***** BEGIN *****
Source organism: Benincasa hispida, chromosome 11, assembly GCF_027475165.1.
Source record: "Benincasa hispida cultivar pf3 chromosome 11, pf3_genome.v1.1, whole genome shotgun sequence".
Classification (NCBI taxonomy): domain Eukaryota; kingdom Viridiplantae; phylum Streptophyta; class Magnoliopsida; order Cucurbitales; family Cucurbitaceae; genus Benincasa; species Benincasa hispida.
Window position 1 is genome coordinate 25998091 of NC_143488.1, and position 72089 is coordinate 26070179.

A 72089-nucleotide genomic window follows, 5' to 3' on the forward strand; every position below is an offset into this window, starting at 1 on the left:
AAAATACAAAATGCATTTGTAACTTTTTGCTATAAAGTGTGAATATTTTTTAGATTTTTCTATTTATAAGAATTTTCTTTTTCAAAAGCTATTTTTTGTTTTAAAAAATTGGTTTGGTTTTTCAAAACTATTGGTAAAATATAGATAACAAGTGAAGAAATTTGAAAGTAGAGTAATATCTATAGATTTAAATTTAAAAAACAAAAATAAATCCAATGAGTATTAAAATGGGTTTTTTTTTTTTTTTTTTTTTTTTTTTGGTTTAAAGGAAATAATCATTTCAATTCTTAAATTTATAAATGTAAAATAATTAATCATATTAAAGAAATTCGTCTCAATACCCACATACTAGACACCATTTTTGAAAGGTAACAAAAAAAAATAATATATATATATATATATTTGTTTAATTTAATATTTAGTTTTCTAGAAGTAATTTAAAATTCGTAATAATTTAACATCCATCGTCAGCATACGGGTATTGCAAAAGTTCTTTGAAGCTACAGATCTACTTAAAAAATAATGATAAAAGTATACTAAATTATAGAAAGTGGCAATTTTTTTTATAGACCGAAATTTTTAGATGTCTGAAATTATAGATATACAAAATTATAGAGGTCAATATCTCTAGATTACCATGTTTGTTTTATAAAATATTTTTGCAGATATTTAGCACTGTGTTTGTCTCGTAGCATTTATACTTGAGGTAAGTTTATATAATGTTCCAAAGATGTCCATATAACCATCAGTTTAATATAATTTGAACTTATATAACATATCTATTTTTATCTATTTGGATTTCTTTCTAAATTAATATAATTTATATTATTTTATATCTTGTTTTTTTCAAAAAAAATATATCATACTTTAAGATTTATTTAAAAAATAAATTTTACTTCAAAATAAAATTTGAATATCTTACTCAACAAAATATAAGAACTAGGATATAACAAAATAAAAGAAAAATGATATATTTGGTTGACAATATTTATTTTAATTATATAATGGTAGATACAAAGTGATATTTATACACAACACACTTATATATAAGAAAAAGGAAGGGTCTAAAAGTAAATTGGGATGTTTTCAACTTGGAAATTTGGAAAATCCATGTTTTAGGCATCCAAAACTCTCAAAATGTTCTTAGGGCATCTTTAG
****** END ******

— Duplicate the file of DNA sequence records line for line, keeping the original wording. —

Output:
Source organism: Benincasa hispida, chromosome 11, assembly GCF_027475165.1.
Source record: "Benincasa hispida cultivar pf3 chromosome 11, pf3_genome.v1.1, whole genome shotgun sequence".
Classification (NCBI taxonomy): domain Eukaryota; kingdom Viridiplantae; phylum Streptophyta; class Magnoliopsida; order Cucurbitales; family Cucurbitaceae; genus Benincasa; species Benincasa hispida.
Window position 1 is genome coordinate 25998091 of NC_143488.1, and position 72089 is coordinate 26070179.

A 72089-nucleotide genomic window follows, 5' to 3' on the forward strand; every position below is an offset into this window, starting at 1 on the left:
AAAATACAAAATGCATTTGTAACTTTTTGCTATAAAGTGTGAATATTTTTTAGATTTTTCTATTTATAAGAATTTTCTTTTTCAAAAGCTATTTTTTGTTTTAAAAAATTGGTTTGGTTTTTCAAAACTATTGGTAAAATATAGATAACAAGTGAAGAAATTTGAAAGTAGAGTAATATCTATAGATTTAAATTTAAAAAACAAAAATAAATCCAATGAGTATTAAAATGGGTTTTTTTTTTTTTTTTTTTTTTTTTTTGGTTTAAAGGAAATAATCATTTCAATTCTTAAATTTATAAATGTAAAATAATTAATCATATTAAAGAAATTCGTCTCAATACCCACATACTAGACACCATTTTTGAAAGGTAACAAAAAAAAATAATATATATATATATATATTTGTTTAATTTAATATTTAGTTTTCTAGAAGTAATTTAAAATTCGTAATAATTTAACATCCATCGTCAGCATACGGGTATTGCAAAAGTTCTTTGAAGCTACAGATCTACTTAAAAAATAATGATAAAAGTATACTAAATTATAGAAAGTGGCAATTTTTTTTATAGACCGAAATTTTTAGATGTCTGAAATTATAGATATACAAAATTATAGAGGTCAATATCTCTAGATTACCATGTTTGTTTTATAAAATATTTTTGCAGATATTTAGCACTGTGTTTGTCTCGTAGCATTTATACTTGAGGTAAGTTTATATAATGTTCCAAAGATGTCCATATAACCATCAGTTTAATATAATTTGAACTTATATAACATATCTATTTTTATCTATTTGGATTTCTTTCTAAATTAATATAATTTATATTATTTTATATCTTGTTTTTTTCAAAAAAAATATATCATACTTTAAGATTTATTTAAAAAATAAATTTTACTTCAAAATAAAATTTGAATATCTTACTCAACAAAATATAAGAACTAGGATATAACAAAATAAAAGAAAAATGATATATTTGGTTGACAATATTTATTTTAATTATATAATGGTAGATACAAAGTGATATTTATACACAACACACTTATATATAAGAAAAAGGAAGGGTCTAAAAGTAAATTGGGATGTTTTCAACTTGGAAATTTGGAAAATCCATGTTTTAGGCATCCAAAACTCTCAAAATGTTCTTAGGGCATCTTTAG